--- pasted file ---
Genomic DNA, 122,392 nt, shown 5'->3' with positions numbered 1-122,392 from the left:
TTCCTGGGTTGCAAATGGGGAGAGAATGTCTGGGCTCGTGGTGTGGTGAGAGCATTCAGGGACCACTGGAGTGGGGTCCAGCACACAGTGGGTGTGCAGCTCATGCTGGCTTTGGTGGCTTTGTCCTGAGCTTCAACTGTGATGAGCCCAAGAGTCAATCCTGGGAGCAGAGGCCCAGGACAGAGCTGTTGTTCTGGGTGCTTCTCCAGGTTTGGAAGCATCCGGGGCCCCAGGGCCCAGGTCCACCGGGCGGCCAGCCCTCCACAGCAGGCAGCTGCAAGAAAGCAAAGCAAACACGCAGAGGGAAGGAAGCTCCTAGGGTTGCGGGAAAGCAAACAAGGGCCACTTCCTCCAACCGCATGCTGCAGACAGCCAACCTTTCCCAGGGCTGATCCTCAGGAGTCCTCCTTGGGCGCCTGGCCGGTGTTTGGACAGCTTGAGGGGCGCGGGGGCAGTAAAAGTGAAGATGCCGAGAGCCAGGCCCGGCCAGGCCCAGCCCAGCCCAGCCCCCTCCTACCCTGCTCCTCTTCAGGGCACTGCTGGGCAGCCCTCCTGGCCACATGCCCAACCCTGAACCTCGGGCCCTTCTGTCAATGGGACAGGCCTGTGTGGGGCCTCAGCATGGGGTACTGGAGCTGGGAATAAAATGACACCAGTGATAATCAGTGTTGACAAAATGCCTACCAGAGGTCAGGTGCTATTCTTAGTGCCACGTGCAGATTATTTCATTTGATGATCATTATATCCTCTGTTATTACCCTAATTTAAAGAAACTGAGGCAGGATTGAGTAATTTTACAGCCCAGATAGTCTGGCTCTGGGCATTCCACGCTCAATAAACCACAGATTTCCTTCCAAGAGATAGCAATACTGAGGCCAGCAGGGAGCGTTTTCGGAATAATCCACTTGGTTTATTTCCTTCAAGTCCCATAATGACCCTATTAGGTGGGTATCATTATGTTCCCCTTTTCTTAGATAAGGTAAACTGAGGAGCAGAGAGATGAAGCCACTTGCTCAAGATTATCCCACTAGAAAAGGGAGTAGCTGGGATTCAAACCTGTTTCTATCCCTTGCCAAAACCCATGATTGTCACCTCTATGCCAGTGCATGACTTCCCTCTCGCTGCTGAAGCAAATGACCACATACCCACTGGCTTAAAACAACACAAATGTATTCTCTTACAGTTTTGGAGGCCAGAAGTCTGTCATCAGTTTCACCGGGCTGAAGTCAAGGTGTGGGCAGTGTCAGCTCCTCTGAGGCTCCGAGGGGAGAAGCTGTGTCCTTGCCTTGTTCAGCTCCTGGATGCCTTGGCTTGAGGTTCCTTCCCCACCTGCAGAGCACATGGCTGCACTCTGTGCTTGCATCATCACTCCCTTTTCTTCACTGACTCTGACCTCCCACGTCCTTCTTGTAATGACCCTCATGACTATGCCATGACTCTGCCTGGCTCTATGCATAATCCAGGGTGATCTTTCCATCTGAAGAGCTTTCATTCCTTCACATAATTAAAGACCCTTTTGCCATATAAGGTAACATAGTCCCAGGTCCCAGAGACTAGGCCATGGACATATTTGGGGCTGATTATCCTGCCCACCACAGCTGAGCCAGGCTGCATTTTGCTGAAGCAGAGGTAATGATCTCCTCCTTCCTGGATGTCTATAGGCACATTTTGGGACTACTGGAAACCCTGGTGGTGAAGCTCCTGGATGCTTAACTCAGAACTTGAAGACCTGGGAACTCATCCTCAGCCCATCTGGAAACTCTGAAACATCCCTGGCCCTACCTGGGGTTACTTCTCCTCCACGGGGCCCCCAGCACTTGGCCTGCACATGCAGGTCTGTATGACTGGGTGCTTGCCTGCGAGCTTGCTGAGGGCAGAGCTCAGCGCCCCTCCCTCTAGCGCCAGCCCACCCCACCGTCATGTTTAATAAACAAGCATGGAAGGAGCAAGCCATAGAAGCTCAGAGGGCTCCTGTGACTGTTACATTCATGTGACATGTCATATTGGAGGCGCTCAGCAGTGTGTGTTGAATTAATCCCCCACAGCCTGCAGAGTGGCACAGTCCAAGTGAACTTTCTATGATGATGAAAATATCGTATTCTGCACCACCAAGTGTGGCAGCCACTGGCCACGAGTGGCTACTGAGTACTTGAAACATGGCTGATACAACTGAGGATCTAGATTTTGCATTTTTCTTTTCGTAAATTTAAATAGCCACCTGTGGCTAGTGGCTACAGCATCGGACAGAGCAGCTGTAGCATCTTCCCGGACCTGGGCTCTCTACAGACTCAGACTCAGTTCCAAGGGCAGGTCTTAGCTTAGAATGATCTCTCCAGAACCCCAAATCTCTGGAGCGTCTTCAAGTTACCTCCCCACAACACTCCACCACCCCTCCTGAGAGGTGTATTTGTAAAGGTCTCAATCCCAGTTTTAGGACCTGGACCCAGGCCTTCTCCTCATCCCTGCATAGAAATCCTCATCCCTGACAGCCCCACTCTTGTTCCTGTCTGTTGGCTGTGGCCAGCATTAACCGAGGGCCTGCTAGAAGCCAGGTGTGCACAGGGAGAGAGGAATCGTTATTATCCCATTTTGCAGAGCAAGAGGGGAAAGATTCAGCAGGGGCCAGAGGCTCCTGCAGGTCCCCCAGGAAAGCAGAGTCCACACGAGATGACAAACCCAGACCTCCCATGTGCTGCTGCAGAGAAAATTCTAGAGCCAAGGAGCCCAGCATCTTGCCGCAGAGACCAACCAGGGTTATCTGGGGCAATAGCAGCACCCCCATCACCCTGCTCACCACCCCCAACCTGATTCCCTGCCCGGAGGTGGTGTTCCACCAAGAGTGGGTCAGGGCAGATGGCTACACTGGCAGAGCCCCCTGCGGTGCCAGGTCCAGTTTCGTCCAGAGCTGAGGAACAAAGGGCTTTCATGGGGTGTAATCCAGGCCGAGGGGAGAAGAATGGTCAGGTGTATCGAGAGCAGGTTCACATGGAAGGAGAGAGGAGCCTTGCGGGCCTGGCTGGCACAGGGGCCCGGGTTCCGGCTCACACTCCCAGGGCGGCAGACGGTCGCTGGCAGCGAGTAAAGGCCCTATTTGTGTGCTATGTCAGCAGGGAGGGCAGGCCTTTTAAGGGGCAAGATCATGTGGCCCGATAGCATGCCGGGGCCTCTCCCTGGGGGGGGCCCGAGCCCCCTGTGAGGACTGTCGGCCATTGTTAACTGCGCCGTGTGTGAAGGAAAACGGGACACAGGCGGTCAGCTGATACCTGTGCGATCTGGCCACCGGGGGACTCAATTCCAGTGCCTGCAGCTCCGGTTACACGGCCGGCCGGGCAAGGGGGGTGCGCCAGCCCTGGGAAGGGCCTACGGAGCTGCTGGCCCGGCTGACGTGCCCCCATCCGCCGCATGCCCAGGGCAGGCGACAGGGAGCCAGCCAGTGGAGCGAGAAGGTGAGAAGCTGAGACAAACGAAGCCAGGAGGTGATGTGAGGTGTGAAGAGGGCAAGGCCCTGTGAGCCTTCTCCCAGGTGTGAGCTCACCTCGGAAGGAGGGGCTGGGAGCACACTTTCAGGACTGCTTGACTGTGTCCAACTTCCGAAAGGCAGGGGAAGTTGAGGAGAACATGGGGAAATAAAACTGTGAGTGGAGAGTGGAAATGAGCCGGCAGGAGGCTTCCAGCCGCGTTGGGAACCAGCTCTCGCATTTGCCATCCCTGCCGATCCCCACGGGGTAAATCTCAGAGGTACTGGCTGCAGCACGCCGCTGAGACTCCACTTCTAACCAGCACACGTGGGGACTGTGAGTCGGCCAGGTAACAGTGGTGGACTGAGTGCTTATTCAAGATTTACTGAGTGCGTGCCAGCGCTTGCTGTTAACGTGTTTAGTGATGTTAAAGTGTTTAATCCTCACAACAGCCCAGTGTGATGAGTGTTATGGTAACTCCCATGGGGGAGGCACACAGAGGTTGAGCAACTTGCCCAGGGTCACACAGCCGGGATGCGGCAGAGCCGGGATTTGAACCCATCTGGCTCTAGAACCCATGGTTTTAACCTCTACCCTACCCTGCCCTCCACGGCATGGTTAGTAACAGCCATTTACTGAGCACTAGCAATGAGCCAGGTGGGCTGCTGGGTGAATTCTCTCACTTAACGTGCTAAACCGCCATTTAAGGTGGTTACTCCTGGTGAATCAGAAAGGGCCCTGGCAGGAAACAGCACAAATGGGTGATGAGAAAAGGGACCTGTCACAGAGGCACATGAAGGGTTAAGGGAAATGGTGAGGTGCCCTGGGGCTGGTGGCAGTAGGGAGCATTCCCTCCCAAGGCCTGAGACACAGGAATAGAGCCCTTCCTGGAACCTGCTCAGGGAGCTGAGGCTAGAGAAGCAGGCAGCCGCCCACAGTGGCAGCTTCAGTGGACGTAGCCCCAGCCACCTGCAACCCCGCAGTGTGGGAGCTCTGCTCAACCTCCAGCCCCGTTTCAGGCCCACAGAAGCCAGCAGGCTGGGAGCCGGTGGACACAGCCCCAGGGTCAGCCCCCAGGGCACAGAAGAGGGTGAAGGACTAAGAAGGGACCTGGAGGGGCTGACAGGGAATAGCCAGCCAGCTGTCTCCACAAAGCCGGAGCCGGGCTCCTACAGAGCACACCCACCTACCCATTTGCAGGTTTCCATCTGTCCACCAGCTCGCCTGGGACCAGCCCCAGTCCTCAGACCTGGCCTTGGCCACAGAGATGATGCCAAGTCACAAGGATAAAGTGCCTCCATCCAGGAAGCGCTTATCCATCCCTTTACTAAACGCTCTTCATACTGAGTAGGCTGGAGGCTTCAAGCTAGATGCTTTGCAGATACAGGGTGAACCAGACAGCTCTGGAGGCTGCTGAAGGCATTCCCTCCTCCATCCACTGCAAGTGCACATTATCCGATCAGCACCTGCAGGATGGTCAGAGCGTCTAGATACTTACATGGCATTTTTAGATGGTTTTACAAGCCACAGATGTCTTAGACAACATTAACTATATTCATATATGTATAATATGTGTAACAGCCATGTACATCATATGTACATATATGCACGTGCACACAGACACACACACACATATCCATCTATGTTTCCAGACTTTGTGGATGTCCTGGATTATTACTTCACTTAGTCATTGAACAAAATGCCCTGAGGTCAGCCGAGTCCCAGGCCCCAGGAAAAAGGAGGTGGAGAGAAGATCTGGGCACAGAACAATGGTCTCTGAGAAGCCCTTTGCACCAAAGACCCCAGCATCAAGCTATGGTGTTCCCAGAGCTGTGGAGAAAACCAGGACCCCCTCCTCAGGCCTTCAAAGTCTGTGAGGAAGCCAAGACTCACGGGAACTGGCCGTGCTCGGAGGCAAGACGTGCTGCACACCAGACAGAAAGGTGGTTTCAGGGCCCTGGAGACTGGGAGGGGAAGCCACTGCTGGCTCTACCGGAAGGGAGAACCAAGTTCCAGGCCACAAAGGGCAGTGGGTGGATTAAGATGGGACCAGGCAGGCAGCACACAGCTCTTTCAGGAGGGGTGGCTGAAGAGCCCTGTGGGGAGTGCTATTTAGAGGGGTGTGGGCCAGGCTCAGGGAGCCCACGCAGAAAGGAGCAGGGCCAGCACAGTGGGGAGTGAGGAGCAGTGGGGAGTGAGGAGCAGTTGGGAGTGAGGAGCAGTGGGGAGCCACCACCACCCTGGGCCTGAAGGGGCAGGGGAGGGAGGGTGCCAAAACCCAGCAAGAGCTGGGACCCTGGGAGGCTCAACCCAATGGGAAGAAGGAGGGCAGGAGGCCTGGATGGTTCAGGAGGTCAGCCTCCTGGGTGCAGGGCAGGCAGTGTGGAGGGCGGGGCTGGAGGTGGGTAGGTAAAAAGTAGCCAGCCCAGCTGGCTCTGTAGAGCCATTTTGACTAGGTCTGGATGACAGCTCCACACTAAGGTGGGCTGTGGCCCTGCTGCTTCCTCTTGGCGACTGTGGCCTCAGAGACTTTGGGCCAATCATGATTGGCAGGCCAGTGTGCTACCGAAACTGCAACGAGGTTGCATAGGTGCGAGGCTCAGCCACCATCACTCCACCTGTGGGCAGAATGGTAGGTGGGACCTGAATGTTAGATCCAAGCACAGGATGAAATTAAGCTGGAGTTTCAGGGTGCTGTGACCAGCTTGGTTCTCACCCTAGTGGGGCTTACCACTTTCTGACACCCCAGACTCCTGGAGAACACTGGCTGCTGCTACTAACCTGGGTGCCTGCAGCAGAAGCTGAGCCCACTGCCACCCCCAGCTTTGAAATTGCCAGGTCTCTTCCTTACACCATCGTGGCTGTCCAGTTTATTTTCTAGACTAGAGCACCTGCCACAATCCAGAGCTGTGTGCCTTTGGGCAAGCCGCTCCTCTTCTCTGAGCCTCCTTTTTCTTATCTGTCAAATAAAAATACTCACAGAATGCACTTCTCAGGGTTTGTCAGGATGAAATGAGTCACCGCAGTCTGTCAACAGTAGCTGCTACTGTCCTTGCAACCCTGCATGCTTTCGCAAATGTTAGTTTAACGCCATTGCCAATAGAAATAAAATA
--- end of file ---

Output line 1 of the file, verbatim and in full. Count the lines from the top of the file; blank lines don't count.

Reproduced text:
Genomic DNA, 122,392 nt, shown 5'->3' with positions numbered 1-122,392 from the left: